By default, all questions on a form are set as optional so respondents can leave them blank if they wish. If you want to force users to answer a question rather than leaving it as optional, you can use the Required slider when configuring the question – this will force the respondent to complete the question before the form can be submitted. Click the slider to move it to the right – a coloured background signifies the control is active:
Reordering, copying, deleting questions
Once you have created your questions you may wish to reorder them, delete them or copy an existing question to create one that’s similar.
When you click on a question module to edit it, you’ll see these icons in the top right-hand corner:
Left to right, these icons mean copy, delete, move up and move down – fairly self-explanatory!
Click the Preview button in the top right-hand corner of the screen to see a preview of your form as it will look to respondents.
You can toggle between Computer and Mobile views to see how the form will appear on both computers and mobile devices.
Branching & Settings
To get to the branching/settings menu click the three dot icon in the top right-hand corner of the window:
You’ll then see a few options including Branching and Settings.
For some forms, you may need to direct respondents to certain questions depending on the answers they provide earlier in the form.
The Branching menu allows you to configure the form so you can force users to fill out a particular question if they give a particular answer.
Simply click on the question you wish to configure and you’ll see a dropdown menu labelled Go to – this allows you to select which question should be answered next.
The settings menu allows you to configure who can access the form as well as set a start/end date for accepting responses and any notifications.
The first part of the settings menu allows you to configure who can fill out your form. By default, forms are set so that only people in my organisation can respond – this means that anybody who receives the link to the form will need to log in with their Oxford SSO (e.g. bras****) in order to fill it out.
If the form is set to force people to log in, you can set it so that each person can only respond once. If you want the form to be anonymous but still restricted to Oxford users only, you’ll need to make sure record name is not ticked.
If you want the form to be open to anyone regardless of whether or not they have an SSO, select Anyone with the link can respond. Note that if you use this option but still want to collect names, contact details etc, you’ll need to create questions on your form to collect this data.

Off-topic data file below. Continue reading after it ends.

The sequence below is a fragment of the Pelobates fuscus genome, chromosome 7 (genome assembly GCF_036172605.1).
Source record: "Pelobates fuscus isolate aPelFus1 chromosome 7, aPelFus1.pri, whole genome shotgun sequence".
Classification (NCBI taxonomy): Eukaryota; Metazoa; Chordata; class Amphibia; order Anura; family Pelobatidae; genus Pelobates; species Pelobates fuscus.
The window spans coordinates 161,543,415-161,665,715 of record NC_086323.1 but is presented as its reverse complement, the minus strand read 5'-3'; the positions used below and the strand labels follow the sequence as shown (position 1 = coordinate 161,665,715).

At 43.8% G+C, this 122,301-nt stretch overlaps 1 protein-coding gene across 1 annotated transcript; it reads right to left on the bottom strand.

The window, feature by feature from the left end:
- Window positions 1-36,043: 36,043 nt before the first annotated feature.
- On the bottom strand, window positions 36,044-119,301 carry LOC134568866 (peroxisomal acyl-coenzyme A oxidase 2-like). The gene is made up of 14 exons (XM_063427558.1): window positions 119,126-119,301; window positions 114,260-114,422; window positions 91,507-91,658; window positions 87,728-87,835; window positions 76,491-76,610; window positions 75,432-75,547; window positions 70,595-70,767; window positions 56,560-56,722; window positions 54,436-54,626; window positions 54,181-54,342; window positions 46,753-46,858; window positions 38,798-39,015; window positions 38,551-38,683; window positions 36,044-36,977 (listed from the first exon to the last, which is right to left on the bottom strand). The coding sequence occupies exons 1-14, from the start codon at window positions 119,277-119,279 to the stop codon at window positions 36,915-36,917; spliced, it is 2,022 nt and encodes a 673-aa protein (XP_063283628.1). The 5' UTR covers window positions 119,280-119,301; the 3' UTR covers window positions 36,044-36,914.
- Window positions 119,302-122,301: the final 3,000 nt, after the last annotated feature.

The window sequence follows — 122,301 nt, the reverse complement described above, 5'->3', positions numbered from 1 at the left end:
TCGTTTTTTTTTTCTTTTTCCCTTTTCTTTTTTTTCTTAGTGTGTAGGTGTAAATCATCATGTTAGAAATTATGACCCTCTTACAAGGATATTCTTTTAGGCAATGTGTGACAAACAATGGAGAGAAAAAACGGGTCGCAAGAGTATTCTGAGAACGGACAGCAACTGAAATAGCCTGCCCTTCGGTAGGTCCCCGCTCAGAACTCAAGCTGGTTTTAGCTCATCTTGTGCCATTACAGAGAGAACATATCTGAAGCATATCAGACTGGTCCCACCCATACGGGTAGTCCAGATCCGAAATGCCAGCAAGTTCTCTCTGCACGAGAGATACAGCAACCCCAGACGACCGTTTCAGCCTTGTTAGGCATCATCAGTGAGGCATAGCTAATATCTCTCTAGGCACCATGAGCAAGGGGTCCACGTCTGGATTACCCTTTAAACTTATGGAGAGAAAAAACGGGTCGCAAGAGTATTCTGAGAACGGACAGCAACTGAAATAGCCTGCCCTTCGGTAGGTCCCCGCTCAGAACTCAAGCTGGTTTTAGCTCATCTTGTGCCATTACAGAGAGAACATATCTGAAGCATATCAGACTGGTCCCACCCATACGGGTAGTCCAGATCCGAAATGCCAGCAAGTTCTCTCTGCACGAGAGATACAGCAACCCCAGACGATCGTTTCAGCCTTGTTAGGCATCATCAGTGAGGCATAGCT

Other Form Settings
The bottom half of the settings menu has options for customising the start and end date for accepting responses, shuffling the questions (i.e. present them in a random order each time), customising a thank you message and setting options for notifications both for yourself and for respondents.
If you wish to deactivate your form but keep it for later use, you can untick the Accept responses box to disable the form. You’ll need to tick it again when you want people to be able to fill in the form.
Sharing & Collaboration
Click the Share button in the top right-hand corner of the screen to access sharing options.
This is where you’ll find ways of sharing the form with respondents. Under Send and collect responses you can click the circular icons (see screenshot below) to view different sharing methods. You can copy a direct link to the form, create a QR code for people to scan on their mobile, embed the form in a web page or create an email with the link in to send out.
Please note: if sending out to a group of people via email we strongly advise that you put email addresses in the BCC field so that recipients of the email cannot see everyone else’s email address.
The sharing menu also has options to:
- Share the form as a template – you can send this link to someone so they can use your form as a template for their own forms.
- Share to collaborate – send this to a colleague to let them collaborate on the form with you.
When you have received at least one response to your form, you’ll be able to see the number of responses on the Responses tab at the top of the form.
The Responses tab will show stats relating to the responses you have received and other useful information. You can click View results to tab through each respondent’s submitted form, and you can click Open in Excel to export your results as a spreadsheet.
These stats are updated instantly whenever somebody submits the form. Remember that you can use the Settings menu to set up an email notification for each time you receive a response, so you don’t have to keep going back to the form and checking manually.